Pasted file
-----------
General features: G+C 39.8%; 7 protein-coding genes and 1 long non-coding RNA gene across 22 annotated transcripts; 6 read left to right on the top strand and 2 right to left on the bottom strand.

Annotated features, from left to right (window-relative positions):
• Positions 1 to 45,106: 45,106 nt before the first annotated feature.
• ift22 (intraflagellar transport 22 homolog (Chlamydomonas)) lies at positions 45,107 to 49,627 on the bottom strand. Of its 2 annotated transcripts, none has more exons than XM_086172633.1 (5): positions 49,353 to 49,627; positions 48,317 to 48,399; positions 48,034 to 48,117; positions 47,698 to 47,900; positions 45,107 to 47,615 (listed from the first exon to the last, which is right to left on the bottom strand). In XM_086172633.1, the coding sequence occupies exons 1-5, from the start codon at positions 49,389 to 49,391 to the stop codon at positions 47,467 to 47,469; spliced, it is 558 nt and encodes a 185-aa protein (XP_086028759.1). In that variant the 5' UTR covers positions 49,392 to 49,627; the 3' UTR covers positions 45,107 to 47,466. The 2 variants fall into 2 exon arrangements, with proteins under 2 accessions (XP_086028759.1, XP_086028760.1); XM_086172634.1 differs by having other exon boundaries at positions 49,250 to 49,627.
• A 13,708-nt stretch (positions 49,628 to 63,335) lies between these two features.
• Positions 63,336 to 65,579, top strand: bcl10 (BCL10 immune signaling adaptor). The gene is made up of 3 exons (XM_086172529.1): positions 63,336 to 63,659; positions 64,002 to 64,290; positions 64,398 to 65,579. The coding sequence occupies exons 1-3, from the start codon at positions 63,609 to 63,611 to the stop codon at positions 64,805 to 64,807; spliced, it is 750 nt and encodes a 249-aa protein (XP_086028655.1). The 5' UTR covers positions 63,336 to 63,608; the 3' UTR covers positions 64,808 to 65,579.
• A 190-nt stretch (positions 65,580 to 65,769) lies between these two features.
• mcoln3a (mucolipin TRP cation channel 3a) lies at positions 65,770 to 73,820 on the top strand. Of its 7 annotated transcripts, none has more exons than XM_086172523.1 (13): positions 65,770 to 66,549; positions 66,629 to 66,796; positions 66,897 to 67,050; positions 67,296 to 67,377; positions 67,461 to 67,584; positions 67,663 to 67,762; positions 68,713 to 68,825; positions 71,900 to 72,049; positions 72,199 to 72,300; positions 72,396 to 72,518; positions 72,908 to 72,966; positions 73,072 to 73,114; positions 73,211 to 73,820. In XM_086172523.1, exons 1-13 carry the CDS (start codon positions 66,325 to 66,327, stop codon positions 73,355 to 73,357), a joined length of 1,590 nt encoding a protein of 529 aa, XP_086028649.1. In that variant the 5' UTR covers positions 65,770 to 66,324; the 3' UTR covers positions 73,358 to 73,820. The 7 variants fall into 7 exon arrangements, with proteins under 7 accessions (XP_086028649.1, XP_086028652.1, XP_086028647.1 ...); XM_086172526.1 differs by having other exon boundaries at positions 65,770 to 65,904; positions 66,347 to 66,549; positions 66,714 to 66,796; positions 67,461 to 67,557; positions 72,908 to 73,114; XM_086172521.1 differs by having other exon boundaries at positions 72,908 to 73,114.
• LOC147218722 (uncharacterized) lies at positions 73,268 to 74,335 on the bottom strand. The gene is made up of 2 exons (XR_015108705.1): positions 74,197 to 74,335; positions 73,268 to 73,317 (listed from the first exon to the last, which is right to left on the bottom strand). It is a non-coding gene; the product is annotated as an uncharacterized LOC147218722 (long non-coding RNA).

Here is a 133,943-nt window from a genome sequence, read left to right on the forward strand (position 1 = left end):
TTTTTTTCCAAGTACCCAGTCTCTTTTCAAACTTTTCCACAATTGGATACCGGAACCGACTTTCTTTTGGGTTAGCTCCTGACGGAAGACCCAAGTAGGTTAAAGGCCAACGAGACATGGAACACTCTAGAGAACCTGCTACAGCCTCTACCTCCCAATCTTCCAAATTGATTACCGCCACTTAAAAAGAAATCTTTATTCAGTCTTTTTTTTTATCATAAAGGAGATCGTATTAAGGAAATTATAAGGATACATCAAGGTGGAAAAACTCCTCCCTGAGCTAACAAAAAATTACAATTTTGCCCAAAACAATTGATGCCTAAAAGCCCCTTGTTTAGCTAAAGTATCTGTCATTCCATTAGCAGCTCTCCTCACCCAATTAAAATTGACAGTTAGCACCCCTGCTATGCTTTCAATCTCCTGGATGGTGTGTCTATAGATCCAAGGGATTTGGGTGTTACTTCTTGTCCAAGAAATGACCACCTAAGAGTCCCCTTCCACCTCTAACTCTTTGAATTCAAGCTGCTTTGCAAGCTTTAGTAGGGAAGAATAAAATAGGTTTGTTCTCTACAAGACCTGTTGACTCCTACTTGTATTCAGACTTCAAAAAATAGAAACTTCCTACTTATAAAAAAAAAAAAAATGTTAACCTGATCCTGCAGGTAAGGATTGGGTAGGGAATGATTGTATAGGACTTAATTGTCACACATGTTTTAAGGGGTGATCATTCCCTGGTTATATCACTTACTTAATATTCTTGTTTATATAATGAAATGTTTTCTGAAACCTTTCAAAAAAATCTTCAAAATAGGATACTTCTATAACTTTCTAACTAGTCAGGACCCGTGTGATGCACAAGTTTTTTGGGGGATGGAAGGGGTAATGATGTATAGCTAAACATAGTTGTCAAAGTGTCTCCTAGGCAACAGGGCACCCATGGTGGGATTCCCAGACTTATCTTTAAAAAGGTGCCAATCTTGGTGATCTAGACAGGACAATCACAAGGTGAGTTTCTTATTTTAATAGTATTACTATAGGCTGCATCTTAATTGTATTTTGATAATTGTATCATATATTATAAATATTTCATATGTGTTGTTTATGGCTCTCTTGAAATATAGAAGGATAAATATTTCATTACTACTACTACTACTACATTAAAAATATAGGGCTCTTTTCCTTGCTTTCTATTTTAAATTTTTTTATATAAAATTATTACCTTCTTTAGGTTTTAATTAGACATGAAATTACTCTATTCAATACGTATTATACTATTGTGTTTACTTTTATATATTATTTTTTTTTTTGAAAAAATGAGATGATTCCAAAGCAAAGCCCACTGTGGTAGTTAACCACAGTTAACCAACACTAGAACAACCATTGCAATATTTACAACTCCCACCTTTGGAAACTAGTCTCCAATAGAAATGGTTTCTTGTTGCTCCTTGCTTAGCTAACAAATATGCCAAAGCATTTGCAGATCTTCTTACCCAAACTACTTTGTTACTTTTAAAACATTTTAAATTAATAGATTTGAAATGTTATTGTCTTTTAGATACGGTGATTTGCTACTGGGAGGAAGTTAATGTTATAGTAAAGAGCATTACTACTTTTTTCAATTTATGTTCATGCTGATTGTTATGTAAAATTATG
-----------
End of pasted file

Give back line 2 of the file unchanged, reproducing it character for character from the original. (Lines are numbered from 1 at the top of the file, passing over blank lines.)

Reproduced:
Annotated features, from left to right (window-relative positions):